Luckily for you, I’m going to tell you all about it and you don’t have to do any research for yourself. There are two main ways to travel in London. The first is using the Tube aka the subway for you Americans. Using the tube is the fastest and easiest way to travel in the city. There are several different lines but the whole system is user friendly and very easy to navigate. You can download a pdf of the tube map online to store in your phone but every station has one readily available. I do want to stress that the tube map is NOT to scale. These little things I can discuss again with you when you get here so don’t worry, I won’t quiz you. The only trouble is we live in an area of London called Stoke Newington which does not have a tube station.

This brings me to the second way to get around London- The buses. Keep in mind when I say bus, it does NOT mean the same thing as the bus in say San Antonio or Corpus. Sure you may find a random homeless person on the bus, but for the most part the buses are clean and a great method of travel. So many people travel via the bus so be prepared to see TONS of red double decker buses. There are loads of different routes and come so frequently that you will rarely have to wait longer than 5 minutes for your bus to come. We can go over the specifics when you arrive though.

The best way to travel using either route is with a lovely thing called the Oyster Card. You will need to pay a £5.00 GBP deposit to get an Oyster card for the first time (Apparently this is refundable if you return the card). You can easily swipe in and out of stations and buses using the card and it saves you money rather than buying individual tickets. There are three ways to use your Oyster Card: pay as you go, weekly bus ticket, or weekly travelcard ticket. The pay as you go is not a good option for you in my opinion since either weekly ticket allows you to travel as often as you like. I suggest getting a weekly travelcard ticket. This will run you £29.20 per week and allows you to travel as often as you like on the tube in zones 1 & 2 (you will probably never need to go further than that) and on selected buses (which again you will need to return to Stoke Newington). There is a slightly cheaper option of £18.80 per week but this option only allows you to travel via bus. There are pros and cons to each but there is so much to see that you will most likely want to pay the extra money to get from attraction to attraction so much quicker.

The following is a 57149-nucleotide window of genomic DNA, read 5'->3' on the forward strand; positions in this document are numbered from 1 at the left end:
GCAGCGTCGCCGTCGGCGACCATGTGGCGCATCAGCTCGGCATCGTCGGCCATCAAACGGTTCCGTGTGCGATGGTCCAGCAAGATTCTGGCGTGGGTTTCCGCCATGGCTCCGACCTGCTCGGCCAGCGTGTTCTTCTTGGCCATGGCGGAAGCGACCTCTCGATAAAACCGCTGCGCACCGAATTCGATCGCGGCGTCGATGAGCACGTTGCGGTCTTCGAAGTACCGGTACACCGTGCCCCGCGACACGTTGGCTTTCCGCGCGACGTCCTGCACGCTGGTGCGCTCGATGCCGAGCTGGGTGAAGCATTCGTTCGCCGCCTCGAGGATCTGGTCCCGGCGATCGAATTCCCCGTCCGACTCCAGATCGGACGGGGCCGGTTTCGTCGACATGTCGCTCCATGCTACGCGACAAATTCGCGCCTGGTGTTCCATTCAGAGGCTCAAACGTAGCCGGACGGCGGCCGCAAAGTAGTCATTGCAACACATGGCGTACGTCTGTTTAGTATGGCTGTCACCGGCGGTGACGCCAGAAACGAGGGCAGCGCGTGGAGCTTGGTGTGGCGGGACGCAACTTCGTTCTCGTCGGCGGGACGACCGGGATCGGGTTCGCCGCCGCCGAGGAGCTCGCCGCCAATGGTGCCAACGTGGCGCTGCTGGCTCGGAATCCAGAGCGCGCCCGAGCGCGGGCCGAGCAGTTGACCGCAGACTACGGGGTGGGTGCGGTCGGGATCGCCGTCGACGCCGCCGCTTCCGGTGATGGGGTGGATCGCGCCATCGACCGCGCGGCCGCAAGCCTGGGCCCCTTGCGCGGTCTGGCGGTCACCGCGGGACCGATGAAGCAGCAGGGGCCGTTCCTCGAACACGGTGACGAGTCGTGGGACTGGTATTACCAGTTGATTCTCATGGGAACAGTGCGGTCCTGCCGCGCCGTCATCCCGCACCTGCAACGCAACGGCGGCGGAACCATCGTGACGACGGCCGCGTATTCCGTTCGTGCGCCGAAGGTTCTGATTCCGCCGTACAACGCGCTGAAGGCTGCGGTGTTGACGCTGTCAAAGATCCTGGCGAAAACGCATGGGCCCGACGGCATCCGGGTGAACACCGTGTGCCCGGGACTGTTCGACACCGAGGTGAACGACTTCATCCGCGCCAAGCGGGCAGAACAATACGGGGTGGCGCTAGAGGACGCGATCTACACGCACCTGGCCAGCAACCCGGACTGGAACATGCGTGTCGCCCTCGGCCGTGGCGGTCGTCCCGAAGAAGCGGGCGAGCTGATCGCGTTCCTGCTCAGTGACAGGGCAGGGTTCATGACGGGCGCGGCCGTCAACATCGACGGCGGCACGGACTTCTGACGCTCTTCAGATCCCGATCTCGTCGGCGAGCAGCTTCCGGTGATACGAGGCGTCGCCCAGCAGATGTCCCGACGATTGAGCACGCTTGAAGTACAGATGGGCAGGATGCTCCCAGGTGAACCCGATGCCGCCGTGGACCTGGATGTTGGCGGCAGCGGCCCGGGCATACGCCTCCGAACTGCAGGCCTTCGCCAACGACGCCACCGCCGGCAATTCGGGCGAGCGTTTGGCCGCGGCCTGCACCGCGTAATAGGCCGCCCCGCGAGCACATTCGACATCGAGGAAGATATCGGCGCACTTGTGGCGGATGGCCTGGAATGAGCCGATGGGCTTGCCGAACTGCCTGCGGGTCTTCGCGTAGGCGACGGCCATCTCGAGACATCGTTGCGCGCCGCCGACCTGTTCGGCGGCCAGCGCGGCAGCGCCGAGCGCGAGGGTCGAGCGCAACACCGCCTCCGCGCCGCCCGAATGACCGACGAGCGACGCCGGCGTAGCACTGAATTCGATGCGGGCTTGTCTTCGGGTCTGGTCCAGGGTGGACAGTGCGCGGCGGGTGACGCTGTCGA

#4. Invest in a good pair of shoes and leave the appliances at home.
You should be prepared to walk and walk a lot. You will walk from attraction to attraction, from station to station, etc. The good news is you’re likely to shed a few pounds but walking in uncomfortable shoes will make you absolutely miserable here. If you are trying to decide which shoes to wear always pick comfort over style. Consider bringing at least two pairs of comfortable shoes in case one fails you. Also, I wouldn’t suggest bringing TOMS along as your only pair of comfortable shoes. I know from experience that walking a few miles in TOMS is not a good idea. So hit up DSW for a pair of comfy aerosoles or something of the like. NO HEELS.